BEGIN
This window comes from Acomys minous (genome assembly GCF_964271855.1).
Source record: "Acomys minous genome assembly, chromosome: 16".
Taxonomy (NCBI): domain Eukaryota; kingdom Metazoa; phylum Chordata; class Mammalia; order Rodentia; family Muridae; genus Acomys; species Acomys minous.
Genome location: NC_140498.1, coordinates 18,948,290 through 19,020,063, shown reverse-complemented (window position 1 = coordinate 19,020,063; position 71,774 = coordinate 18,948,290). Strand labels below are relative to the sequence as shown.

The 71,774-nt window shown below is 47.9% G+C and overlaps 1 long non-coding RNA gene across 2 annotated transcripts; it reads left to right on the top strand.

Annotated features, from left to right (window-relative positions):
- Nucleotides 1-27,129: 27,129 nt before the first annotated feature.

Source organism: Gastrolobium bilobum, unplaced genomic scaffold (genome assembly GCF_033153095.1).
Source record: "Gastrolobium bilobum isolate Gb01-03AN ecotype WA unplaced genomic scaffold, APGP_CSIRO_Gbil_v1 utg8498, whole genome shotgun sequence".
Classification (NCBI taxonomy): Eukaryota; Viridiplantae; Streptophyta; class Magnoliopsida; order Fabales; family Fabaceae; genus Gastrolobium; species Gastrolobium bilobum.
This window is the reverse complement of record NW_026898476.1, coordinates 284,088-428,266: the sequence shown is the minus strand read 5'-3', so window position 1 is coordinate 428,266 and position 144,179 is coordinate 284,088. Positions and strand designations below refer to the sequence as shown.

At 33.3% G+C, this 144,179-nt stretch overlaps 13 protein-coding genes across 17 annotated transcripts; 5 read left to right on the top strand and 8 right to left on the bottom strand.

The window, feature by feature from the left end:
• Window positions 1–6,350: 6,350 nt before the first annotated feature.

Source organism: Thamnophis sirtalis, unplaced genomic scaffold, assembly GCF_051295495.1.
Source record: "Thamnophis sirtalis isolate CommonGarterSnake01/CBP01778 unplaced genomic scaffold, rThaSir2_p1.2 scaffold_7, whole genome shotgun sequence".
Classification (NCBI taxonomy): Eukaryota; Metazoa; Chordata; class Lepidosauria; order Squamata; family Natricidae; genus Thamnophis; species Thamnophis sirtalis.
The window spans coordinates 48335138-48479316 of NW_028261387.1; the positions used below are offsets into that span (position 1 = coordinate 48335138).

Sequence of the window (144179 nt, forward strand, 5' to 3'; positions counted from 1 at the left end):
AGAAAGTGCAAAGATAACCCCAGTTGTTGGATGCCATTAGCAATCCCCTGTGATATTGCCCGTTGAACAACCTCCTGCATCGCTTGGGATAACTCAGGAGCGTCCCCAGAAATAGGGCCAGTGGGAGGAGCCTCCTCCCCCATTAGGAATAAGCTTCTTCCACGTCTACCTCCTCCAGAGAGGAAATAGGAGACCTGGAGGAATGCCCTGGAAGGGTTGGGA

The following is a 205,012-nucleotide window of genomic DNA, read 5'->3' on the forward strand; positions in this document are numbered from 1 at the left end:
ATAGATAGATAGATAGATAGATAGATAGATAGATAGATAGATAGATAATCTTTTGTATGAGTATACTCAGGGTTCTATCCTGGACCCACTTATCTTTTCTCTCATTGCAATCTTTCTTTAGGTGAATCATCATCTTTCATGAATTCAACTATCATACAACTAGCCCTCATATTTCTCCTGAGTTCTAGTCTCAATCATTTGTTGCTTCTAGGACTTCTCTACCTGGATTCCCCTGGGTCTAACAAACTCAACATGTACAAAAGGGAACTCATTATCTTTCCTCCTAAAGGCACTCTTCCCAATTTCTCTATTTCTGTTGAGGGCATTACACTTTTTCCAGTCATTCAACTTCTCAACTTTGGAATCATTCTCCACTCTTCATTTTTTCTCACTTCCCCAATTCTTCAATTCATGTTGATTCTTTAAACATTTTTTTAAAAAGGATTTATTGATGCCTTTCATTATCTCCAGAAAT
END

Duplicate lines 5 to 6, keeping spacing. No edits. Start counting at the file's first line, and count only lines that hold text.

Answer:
The 71,774-nt window shown below is 47.9% G+C and overlaps 1 long non-coding RNA gene across 2 annotated transcripts; it reads left to right on the top strand.

Annotated features, from left to right (window-relative positions):